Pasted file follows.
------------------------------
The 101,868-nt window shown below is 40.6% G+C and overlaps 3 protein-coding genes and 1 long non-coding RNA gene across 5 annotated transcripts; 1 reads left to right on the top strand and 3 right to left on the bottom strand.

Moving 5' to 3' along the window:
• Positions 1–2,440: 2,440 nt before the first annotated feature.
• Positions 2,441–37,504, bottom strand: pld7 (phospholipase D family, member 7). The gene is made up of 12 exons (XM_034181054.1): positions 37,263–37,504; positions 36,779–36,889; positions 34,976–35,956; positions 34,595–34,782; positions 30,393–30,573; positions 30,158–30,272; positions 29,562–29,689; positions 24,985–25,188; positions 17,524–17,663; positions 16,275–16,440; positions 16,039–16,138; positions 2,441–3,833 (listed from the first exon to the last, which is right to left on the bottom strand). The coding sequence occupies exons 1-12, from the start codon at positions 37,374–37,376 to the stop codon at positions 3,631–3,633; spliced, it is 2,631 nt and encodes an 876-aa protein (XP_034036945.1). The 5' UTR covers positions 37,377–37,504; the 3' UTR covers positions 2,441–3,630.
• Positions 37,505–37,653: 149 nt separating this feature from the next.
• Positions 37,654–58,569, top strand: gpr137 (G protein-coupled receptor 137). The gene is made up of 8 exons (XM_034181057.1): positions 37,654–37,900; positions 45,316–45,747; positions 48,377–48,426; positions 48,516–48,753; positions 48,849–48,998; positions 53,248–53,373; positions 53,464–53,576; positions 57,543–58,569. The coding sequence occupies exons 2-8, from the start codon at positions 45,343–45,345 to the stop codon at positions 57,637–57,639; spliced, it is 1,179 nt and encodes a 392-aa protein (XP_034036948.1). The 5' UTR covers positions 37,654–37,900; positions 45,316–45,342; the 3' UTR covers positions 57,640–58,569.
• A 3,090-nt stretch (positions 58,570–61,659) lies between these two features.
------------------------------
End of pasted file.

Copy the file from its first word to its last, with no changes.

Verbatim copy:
The 101,868-nt window shown below is 40.6% G+C and overlaps 3 protein-coding genes and 1 long non-coding RNA gene across 5 annotated transcripts; 1 reads left to right on the top strand and 3 right to left on the bottom strand.

Moving 5' to 3' along the window:
• Positions 1–2,440: 2,440 nt before the first annotated feature.
• Positions 2,441–37,504, bottom strand: pld7 (phospholipase D family, member 7). The gene is made up of 12 exons (XM_034181054.1): positions 37,263–37,504; positions 36,779–36,889; positions 34,976–35,956; positions 34,595–34,782; positions 30,393–30,573; positions 30,158–30,272; positions 29,562–29,689; positions 24,985–25,188; positions 17,524–17,663; positions 16,275–16,440; positions 16,039–16,138; positions 2,441–3,833 (listed from the first exon to the last, which is right to left on the bottom strand). The coding sequence occupies exons 1-12, from the start codon at positions 37,374–37,376 to the stop codon at positions 3,631–3,633; spliced, it is 2,631 nt and encodes an 876-aa protein (XP_034036945.1). The 5' UTR covers positions 37,377–37,504; the 3' UTR covers positions 2,441–3,630.
• Positions 37,505–37,653: 149 nt separating this feature from the next.
• Positions 37,654–58,569, top strand: gpr137 (G protein-coupled receptor 137). The gene is made up of 8 exons (XM_034181057.1): positions 37,654–37,900; positions 45,316–45,747; positions 48,377–48,426; positions 48,516–48,753; positions 48,849–48,998; positions 53,248–53,373; positions 53,464–53,576; positions 57,543–58,569. The coding sequence occupies exons 2-8, from the start codon at positions 45,343–45,345 to the stop codon at positions 57,637–57,639; spliced, it is 1,179 nt and encodes a 392-aa protein (XP_034036948.1). The 5' UTR covers positions 37,654–37,900; positions 45,316–45,342; the 3' UTR covers positions 57,640–58,569.
• A 3,090-nt stretch (positions 58,570–61,659) lies between these two features.